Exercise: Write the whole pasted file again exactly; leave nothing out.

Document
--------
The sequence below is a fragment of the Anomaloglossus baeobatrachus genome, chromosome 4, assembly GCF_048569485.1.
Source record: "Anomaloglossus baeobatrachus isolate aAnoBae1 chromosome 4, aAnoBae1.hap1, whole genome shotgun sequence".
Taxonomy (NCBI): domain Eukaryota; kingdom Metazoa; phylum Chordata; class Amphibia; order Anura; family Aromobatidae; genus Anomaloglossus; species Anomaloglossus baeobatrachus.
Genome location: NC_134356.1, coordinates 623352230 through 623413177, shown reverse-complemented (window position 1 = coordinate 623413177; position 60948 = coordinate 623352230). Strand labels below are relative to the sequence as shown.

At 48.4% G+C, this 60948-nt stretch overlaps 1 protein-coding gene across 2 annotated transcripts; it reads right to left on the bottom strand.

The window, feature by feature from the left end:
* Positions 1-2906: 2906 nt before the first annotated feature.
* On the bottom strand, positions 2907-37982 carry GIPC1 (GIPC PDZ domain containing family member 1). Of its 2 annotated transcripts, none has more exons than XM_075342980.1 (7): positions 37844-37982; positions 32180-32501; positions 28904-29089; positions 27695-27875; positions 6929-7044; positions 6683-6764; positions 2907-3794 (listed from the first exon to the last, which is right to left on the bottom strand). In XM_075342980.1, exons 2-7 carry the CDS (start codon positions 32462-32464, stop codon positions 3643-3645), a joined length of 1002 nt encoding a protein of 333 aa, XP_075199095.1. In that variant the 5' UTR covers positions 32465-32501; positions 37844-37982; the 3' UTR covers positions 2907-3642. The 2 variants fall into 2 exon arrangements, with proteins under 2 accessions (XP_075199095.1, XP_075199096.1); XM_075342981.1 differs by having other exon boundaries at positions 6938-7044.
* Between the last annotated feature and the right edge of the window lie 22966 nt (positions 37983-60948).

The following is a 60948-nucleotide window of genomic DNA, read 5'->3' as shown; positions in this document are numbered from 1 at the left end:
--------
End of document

The sequence below is a fragment of the Anomaloglossus baeobatrachus genome, chromosome 4, assembly GCF_048569485.1.
Source record: "Anomaloglossus baeobatrachus isolate aAnoBae1 chromosome 4, aAnoBae1.hap1, whole genome shotgun sequence".
Taxonomy (NCBI): domain Eukaryota; kingdom Metazoa; phylum Chordata; class Amphibia; order Anura; family Aromobatidae; genus Anomaloglossus; species Anomaloglossus baeobatrachus.
Genome location: NC_134356.1, coordinates 623352230 through 623413177, shown reverse-complemented (window position 1 = coordinate 623413177; position 60948 = coordinate 623352230). Strand labels below are relative to the sequence as shown.

At 48.4% G+C, this 60948-nt stretch overlaps 1 protein-coding gene across 2 annotated transcripts; it reads right to left on the bottom strand.

The window, feature by feature from the left end:
* Positions 1-2906: 2906 nt before the first annotated feature.
* On the bottom strand, positions 2907-37982 carry GIPC1 (GIPC PDZ domain containing family member 1). Of its 2 annotated transcripts, none has more exons than XM_075342980.1 (7): positions 37844-37982; positions 32180-32501; positions 28904-29089; positions 27695-27875; positions 6929-7044; positions 6683-6764; positions 2907-3794 (listed from the first exon to the last, which is right to left on the bottom strand). In XM_075342980.1, exons 2-7 carry the CDS (start codon positions 32462-32464, stop codon positions 3643-3645), a joined length of 1002 nt encoding a protein of 333 aa, XP_075199095.1. In that variant the 5' UTR covers positions 32465-32501; positions 37844-37982; the 3' UTR covers positions 2907-3642. The 2 variants fall into 2 exon arrangements, with proteins under 2 accessions (XP_075199095.1, XP_075199096.1); XM_075342981.1 differs by having other exon boundaries at positions 6938-7044.
* Between the last annotated feature and the right edge of the window lie 22966 nt (positions 37983-60948).

The following is a 60948-nucleotide window of genomic DNA, read 5'->3' as shown; positions in this document are numbered from 1 at the left end: